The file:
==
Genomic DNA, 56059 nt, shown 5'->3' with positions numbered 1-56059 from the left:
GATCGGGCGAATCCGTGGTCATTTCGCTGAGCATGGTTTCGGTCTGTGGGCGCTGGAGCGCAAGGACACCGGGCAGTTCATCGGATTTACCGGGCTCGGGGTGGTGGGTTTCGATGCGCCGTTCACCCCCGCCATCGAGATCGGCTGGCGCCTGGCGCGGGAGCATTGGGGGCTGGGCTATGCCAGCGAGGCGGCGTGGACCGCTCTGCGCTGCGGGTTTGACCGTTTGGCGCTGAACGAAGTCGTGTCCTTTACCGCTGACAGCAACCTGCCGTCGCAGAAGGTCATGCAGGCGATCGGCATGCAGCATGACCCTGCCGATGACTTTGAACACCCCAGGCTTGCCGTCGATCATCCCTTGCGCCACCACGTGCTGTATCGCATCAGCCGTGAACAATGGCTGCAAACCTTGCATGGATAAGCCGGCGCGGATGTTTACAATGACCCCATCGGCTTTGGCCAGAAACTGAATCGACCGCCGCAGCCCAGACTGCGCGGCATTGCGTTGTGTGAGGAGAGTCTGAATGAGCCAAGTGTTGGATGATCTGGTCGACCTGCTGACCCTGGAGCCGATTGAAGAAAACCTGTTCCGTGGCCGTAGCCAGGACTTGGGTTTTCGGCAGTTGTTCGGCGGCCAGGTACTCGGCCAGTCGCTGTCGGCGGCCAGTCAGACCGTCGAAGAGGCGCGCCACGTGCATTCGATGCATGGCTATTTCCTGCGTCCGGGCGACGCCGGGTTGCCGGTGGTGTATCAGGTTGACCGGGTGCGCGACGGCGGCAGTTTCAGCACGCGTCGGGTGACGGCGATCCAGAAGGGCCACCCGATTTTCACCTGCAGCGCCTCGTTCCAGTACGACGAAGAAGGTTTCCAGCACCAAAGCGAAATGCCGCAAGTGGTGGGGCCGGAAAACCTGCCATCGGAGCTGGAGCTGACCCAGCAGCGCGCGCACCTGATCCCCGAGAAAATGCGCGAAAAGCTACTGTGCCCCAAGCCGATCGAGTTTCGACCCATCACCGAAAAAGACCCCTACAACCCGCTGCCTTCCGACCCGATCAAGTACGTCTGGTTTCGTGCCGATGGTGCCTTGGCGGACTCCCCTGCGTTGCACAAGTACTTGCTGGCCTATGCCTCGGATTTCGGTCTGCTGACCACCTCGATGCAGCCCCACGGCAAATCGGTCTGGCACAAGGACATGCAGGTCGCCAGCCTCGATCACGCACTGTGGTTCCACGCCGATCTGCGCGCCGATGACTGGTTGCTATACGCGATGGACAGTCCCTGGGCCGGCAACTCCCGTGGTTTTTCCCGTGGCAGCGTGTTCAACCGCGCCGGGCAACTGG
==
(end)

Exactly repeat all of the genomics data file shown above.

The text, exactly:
Genomic DNA, 56059 nt, shown 5'->3' with positions numbered 1-56059 from the left:
GATCGGGCGAATCCGTGGTCATTTCGCTGAGCATGGTTTCGGTCTGTGGGCGCTGGAGCGCAAGGACACCGGGCAGTTCATCGGATTTACCGGGCTCGGGGTGGTGGGTTTCGATGCGCCGTTCACCCCCGCCATCGAGATCGGCTGGCGCCTGGCGCGGGAGCATTGGGGGCTGGGCTATGCCAGCGAGGCGGCGTGGACCGCTCTGCGCTGCGGGTTTGACCGTTTGGCGCTGAACGAAGTCGTGTCCTTTACCGCTGACAGCAACCTGCCGTCGCAGAAGGTCATGCAGGCGATCGGCATGCAGCATGACCCTGCCGATGACTTTGAACACCCCAGGCTTGCCGTCGATCATCCCTTGCGCCACCACGTGCTGTATCGCATCAGCCGTGAACAATGGCTGCAAACCTTGCATGGATAAGCCGGCGCGGATGTTTACAATGACCCCATCGGCTTTGGCCAGAAACTGAATCGACCGCCGCAGCCCAGACTGCGCGGCATTGCGTTGTGTGAGGAGAGTCTGAATGAGCCAAGTGTTGGATGATCTGGTCGACCTGCTGACCCTGGAGCCGATTGAAGAAAACCTGTTCCGTGGCCGTAGCCAGGACTTGGGTTTTCGGCAGTTGTTCGGCGGCCAGGTACTCGGCCAGTCGCTGTCGGCGGCCAGTCAGACCGTCGAAGAGGCGCGCCACGTGCATTCGATGCATGGCTATTTCCTGCGTCCGGGCGACGCCGGGTTGCCGGTGGTGTATCAGGTTGACCGGGTGCGCGACGGCGGCAGTTTCAGCACGCGTCGGGTGACGGCGATCCAGAAGGGCCACCCGATTTTCACCTGCAGCGCCTCGTTCCAGTACGACGAAGAAGGTTTCCAGCACCAAAGCGAAATGCCGCAAGTGGTGGGGCCGGAAAACCTGCCATCGGAGCTGGAGCTGACCCAGCAGCGCGCGCACCTGATCCCCGAGAAAATGCGCGAAAAGCTACTGTGCCCCAAGCCGATCGAGTTTCGACCCATCACCGAAAAAGACCCCTACAACCCGCTGCCTTCCGACCCGATCAAGTACGTCTGGTTTCGTGCCGATGGTGCCTTGGCGGACTCCCCTGCGTTGCACAAGTACTTGCTGGCCTATGCCTCGGATTTCGGTCTGCTGACCACCTCGATGCAGCCCCACGGCAAATCGGTCTGGCACAAGGACATGCAGGTCGCCAGCCTCGATCACGCACTGTGGTTCCACGCCGATCTGCGCGCCGATGACTGGTTGCTATACGCGATGGACAGTCCCTGGGCCGGCAACTCCCGTGGTTTTTCCCGTGGCAGCGTGTTCAACCGCGCCGGGCAACTGG